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Newspaper’s VA investigation makes national news

Report found claims settled for $36M.

A Dayton Daily News investigation of the Veterans Administration paying out millions of dollars to settle death claims related to delays in treatment made national news Sunday.

Host Bob Schieffer displayed a copy of the newspaper’s Sunday front page during the Face the Nation show, and reporter Josh Sweigart was interviewed by CBS News and MSNBC.

“The scandal at the Veterans Administration hospitals may be even worse than we thought. The VA admits that 23 patients died at VA hospitals because of delayed treatment. But this morning the Dayton Daily News reports that since 2001, the agency has paid out $36.4 million to settle claims of ‘delay in treatment.’ The money was paid out either voluntarily or as part of a court action,” Schieffer said during the show.

Sweigart later was interviewed for appearances scheduled to air at 6:30 p.m. Sunday and 7 a.m. Monday on CBS News. The story also appeared in different forms in a variety of online publications around the country.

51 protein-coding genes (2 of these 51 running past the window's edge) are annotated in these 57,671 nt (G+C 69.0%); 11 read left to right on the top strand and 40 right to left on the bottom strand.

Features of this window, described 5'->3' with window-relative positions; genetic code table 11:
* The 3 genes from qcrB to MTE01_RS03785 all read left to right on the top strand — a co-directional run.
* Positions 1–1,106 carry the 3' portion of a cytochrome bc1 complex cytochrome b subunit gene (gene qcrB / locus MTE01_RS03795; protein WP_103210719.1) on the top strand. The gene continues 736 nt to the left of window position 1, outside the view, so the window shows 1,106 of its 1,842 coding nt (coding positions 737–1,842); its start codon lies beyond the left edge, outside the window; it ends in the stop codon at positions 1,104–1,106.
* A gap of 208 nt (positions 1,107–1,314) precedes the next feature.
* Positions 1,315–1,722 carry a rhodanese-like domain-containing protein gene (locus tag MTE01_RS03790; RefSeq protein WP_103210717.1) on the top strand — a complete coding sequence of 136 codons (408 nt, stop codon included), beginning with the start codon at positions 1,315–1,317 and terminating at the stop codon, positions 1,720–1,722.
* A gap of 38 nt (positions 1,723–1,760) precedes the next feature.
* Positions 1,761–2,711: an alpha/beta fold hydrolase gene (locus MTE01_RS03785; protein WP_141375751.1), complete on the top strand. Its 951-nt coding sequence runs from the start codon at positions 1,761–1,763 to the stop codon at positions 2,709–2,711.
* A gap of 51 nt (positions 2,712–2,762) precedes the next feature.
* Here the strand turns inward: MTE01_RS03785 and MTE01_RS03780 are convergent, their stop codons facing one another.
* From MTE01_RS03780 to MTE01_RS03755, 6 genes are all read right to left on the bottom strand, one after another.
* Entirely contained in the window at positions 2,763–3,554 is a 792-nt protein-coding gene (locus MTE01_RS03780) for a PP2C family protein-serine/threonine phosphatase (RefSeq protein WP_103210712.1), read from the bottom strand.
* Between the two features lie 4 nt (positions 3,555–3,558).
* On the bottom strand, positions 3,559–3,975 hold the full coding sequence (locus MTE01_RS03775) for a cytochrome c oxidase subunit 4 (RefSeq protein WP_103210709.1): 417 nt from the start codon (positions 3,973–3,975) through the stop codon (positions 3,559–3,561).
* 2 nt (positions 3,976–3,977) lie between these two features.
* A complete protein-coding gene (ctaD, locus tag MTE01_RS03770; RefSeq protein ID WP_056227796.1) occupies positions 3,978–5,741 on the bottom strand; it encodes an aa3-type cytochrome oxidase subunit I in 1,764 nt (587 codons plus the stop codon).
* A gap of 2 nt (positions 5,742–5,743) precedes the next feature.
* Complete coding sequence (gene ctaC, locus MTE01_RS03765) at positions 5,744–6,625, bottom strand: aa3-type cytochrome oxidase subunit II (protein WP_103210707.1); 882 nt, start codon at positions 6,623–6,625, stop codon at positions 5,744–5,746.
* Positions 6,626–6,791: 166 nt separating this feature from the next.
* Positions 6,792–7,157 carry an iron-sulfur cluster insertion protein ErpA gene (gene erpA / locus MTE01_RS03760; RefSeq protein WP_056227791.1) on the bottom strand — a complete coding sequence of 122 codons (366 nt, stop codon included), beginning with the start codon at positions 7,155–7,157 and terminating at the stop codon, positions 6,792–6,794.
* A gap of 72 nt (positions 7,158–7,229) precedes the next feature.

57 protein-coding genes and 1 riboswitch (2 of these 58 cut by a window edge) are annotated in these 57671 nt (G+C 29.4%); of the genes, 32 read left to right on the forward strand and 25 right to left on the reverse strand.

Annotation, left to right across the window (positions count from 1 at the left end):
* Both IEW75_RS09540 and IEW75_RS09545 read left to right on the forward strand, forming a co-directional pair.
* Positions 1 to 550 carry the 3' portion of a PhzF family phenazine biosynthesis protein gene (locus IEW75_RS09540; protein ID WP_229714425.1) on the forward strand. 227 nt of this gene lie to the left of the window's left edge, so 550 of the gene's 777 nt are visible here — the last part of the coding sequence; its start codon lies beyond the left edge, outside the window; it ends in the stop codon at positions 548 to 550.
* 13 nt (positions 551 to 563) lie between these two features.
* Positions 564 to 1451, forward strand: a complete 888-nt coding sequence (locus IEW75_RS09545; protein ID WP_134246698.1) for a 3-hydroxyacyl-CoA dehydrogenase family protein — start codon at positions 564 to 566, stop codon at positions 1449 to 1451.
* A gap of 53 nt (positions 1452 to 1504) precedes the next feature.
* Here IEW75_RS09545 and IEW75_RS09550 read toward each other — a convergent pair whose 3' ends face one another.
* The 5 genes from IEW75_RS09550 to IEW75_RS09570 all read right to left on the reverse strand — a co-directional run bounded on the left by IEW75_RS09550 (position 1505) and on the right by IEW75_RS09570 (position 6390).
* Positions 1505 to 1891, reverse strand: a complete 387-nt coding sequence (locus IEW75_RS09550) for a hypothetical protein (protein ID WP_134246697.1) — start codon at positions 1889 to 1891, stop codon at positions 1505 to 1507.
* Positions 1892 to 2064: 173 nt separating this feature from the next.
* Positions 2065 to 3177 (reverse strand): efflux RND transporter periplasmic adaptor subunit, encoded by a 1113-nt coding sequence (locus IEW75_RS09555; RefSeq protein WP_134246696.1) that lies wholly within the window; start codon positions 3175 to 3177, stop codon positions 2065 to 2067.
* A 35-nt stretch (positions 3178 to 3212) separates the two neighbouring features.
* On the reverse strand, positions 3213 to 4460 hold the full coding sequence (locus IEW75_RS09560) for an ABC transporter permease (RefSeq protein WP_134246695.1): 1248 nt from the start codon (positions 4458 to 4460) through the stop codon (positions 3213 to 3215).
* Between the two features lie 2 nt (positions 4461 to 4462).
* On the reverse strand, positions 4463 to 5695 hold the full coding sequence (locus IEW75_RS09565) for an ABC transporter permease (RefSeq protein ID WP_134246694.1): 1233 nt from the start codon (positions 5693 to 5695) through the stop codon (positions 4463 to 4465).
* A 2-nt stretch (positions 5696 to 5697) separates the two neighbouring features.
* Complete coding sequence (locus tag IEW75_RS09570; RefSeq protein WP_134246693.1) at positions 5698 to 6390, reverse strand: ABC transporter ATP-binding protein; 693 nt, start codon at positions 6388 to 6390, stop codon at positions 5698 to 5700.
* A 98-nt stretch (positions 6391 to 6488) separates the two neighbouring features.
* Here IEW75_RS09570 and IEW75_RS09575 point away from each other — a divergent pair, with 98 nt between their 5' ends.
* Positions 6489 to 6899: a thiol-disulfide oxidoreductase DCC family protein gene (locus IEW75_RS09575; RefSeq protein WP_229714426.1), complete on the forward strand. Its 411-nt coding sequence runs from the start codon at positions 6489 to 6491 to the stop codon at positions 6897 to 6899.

The newspaper analyzed data and found it was unclear how many of the cases match the VA’s definition of delayed care. But there are numerous examples, including in Dayton, where claimants allege substandard care related to lags in treatment.

The Dayton VA in 2009 paid out $140,000 for a 2006 claim that was described as “Failure/ Delay in Admission to Hospital or Institution; Medication Administered via Wrong Route; Failure to Order Appropriate Test.”

A pending $3.5 million claim from March 2013 was filed by a man who says delayed treatment of his wife’s cervical cancer resulted in her death in March 2012. The names of the veteran and her widower were redacted.

The VA has admitted that 23 people nationwide have died because of delayed care, and it is facing accusations that hospital administrators are gaming the system to conceal wait times, including using a “secret list” at the VA in Phoenix. Robert Petzel, undersecretary for health care at the VA, resigned Friday, the day after he and agency head Eric Shinseki were grilled by the Senate Committee on Veterans Affairs. Many have called for Shinseki’s resignation, as well.

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